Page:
5. Haitian Jack On Madonna’s Street Cred

Pop icon Madonna’s history with hip hop runs deep, as she’s been associated with rap legends like Big Daddy Kane and 2Pac. Haitian Jack, who also famously dated the “Material Girl” during the mid ‘90s, speaks on hanging with her and eating jerk chicken in Flatbush, Brooklyn at the height of her fame. “Yeah, right next to the comedy club on 217 & Linden,” he says of the local hangout he introduced Madonna to during their fling. “We went all over. Listen, Madonna’s a real chick, dog. She ain’t scared to go in no hood, trust, she’s not ‘cause one of my partners squeezed her ass in Manhattan, she said, ‘Hey! One of your buddies over there squeezed my ass, he’s alive!’ That shit doesn’t faze Madonna, homie. Madonna ain’t scared of nothing.”

6. Big U On Being One of L.A.’s Most Powerful Street Figures

Prior to his incarceration during the early ‘90s, Big U was among the most powerful street figures within L.A. gang culture. ”You gotta remember, when I say that about Suge, Suge and the whole Death Row movement was after the riots,” he says of the label’s rise to power. “After the riots, there was a peace treaty movement that everybody in the city started letting people go in places. Before that, it was my world, I’ma just keep it 100, and I wasn’t on no money shit. Like, other niggas was getting money, I was getting money and I was getting paid by every nigga in the city, damn near...”

7. Big U On 2Pac’s Allegiance To Death Row

When discussing 2Pac’s relationship with the west coast, Big U examines the mind state the fallen MC was in off the heels of his sexual assault conviction and the 1994 Quad Studio shooting that nearly cost him his life. “If something happens to you, I don’t give a fuck who, what, when, where or how, niggas gonna turn you against everything,” the O.G. explains. “And I’m really not even caring if you had something to do with it. Nigga, you ain’t turn a nigga in, [so] as far as I’m concerned, fuck you, too. And now I got some niggas that’s gonna ride with me, you know what I’m saying?”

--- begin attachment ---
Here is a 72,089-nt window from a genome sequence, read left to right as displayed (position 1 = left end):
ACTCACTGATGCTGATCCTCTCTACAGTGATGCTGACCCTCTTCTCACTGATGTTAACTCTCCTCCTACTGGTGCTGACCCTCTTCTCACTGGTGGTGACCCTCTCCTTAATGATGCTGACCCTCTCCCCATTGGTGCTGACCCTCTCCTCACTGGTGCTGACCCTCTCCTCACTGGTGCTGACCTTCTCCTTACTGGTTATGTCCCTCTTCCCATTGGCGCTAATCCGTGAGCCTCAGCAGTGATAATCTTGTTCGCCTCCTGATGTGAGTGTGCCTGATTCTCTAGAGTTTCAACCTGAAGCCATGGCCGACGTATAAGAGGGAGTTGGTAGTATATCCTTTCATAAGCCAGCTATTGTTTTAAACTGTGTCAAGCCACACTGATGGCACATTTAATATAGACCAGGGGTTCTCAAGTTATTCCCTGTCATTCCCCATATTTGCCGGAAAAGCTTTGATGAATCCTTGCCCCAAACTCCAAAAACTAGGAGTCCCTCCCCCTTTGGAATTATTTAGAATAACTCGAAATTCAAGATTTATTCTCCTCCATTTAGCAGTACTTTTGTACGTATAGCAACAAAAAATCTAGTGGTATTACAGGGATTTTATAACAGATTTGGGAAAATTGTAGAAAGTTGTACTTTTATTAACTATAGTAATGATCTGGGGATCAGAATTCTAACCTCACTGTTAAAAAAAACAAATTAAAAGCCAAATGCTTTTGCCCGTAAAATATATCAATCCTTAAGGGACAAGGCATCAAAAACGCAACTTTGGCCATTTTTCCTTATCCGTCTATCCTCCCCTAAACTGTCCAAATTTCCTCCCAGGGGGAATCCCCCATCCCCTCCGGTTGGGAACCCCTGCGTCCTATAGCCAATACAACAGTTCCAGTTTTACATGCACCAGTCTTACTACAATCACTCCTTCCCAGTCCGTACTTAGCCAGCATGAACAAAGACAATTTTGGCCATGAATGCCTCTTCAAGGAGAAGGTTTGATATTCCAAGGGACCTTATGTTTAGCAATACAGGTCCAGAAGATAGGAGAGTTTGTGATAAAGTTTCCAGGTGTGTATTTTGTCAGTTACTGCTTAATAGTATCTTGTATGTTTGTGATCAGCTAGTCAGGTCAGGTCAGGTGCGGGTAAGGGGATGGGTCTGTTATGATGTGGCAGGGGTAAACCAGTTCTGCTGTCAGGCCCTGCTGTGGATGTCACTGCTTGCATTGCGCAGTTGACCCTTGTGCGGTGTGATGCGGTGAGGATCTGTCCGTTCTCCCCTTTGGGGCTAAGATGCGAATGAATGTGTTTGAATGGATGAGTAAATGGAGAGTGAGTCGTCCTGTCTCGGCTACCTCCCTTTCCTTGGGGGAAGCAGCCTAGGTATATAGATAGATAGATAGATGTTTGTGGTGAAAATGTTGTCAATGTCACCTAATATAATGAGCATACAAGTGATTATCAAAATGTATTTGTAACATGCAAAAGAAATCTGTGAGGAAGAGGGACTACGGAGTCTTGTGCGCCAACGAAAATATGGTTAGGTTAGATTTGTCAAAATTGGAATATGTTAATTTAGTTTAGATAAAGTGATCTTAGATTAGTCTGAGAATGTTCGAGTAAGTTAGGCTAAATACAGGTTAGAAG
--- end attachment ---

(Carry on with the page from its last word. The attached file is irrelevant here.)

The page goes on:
8. Deb Antney On Thinking Safaree Was Gay When They First Met

Deb Antney’s history with rap star Nicki Minaj dates back prior to her elevation to the mainstream. However, the former manager admits that her perception of Safaree, Minaj’s boyfriend at the time, was off. “I never knew her and Safaree was going together,” she explains. “I thought Safaree was a gay guy that she hung out with and he was her helper, she never showed [affection]. When I was booking her out, she was like, ‘Deb, I need two rooms,’ but the two rooms wasn’t for him because she would get dressed in the other room, but I didn’t know that they went together. I never knew until he took my car from her and she called me to lock him up. And then he called me and that’s when he broke down everything.”

9. Deb Antney On Gucci Mane Robbing French Montana For $5,000

While discussing her dealings with other former managerial clients, Antney also recalled an instance where Gucci Mane robbed French Montana for $5,000. “Gucci didn’t like French,” she revealed. “Because the first time he went in the studio to do a song with him, he paid Gucci $5,000 to get on a feature. And he was just sitting in the studio, but Gucci was gone out the back door. Gucci took the money and left. Then, he called me and French was like, ‘Yo, Gucci left,’ and I said, ‘What are you talking about?’ And I called him and I said, ‘Gucc, where the hell you at? Why you take that boy god damn money?’ And then he was like, ‘Man, fuck that pussy ass nigga, he wasn’t doing nothing,’ and I said, ‘Gucc, you can’t do no shit like that.’ So, then French called me, he was like, “Yo aunty, that’s all the money I had. I didn’t have no more money.’”